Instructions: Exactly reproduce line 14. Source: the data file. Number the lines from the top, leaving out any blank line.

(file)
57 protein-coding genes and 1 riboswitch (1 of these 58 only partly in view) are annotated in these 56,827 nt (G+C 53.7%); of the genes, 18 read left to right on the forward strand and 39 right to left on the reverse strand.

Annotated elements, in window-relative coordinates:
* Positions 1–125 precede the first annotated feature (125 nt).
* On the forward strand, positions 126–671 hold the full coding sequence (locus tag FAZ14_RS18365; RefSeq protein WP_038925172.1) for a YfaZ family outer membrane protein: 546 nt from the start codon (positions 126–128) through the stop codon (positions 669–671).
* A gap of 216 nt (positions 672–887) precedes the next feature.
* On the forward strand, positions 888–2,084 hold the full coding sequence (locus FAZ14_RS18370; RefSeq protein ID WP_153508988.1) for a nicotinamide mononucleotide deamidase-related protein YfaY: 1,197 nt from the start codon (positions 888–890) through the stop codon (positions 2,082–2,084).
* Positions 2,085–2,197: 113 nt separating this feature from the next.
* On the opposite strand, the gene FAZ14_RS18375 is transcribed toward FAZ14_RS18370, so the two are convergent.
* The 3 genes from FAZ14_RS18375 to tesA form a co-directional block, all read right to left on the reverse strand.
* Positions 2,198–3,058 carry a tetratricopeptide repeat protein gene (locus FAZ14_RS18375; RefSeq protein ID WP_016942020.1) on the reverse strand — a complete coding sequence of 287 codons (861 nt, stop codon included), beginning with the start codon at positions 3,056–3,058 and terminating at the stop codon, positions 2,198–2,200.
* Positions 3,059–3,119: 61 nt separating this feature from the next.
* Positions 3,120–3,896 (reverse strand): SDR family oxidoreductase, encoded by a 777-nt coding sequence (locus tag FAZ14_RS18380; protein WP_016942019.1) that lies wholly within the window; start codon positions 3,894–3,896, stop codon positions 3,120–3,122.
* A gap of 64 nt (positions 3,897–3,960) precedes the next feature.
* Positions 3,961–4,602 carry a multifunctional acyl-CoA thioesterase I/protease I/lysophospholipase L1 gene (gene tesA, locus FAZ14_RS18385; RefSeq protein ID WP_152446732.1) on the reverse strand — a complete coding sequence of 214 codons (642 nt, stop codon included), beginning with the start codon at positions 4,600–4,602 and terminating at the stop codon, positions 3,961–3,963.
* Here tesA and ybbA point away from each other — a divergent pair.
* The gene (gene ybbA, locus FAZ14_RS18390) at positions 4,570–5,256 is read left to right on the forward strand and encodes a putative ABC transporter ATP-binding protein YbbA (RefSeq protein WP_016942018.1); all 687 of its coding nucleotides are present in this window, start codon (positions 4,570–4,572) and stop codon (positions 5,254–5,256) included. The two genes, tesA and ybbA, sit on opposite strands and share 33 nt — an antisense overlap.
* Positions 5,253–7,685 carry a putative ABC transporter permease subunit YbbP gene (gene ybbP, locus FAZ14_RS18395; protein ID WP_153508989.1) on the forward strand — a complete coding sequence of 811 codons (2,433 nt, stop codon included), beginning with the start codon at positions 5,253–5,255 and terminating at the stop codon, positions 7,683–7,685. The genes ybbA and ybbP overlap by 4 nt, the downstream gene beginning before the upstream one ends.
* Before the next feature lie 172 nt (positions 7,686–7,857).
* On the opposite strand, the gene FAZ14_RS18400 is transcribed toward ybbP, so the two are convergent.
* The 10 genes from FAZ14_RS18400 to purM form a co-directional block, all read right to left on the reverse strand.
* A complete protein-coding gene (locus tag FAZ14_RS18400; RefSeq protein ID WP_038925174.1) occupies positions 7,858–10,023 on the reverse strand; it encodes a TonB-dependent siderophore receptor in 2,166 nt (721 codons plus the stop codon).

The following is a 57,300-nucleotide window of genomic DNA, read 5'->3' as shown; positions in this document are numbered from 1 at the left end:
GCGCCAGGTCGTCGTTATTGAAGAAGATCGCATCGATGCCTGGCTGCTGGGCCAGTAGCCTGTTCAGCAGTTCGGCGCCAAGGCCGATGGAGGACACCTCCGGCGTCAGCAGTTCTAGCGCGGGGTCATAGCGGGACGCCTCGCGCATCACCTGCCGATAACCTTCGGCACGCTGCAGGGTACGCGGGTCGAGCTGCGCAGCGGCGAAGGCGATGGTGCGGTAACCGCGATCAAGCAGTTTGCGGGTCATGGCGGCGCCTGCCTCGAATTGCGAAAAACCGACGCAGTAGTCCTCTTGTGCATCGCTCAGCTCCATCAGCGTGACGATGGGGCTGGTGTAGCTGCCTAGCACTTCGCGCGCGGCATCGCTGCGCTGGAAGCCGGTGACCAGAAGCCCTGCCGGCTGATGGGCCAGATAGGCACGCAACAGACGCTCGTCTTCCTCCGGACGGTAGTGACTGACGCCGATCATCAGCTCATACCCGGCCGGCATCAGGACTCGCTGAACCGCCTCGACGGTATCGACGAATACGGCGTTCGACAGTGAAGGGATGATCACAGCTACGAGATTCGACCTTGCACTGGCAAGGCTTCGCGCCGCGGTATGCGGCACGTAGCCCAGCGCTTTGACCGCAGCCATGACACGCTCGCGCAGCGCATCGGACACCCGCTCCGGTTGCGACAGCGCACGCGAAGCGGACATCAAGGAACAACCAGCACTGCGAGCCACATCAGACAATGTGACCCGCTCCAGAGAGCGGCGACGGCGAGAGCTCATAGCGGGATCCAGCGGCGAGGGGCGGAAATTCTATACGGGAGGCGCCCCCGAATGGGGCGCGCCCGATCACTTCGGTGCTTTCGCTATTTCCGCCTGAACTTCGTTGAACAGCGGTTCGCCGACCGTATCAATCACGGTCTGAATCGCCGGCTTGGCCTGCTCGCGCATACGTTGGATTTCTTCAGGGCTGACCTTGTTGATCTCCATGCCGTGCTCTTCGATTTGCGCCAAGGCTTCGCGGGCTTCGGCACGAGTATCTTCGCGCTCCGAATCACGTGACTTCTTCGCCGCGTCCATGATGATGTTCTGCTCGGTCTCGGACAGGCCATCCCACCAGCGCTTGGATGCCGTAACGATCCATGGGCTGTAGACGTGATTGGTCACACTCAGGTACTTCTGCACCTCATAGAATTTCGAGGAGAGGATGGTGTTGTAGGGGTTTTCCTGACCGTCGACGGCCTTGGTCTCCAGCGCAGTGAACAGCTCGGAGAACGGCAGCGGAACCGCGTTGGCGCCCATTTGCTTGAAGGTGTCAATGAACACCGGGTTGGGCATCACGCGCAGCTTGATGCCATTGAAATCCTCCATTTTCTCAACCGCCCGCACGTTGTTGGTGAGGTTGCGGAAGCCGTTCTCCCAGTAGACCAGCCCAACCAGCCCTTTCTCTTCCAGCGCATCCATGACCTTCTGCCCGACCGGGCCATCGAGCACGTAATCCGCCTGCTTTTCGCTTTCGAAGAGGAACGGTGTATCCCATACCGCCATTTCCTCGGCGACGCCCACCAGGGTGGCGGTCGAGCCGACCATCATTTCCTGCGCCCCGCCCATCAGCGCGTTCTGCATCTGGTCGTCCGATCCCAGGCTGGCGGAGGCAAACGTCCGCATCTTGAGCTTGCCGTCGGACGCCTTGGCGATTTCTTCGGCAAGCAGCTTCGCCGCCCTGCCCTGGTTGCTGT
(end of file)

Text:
* Positions 3,961–4,602 carry a multifunctional acyl-CoA thioesterase I/protease I/lysophospholipase L1 gene (gene tesA, locus FAZ14_RS18385; RefSeq protein ID WP_152446732.1) on the reverse strand — a complete coding sequence of 214 codons (642 nt, stop codon included), beginning with the start codon at positions 4,600–4,602 and terminating at the stop codon, positions 3,961–3,963.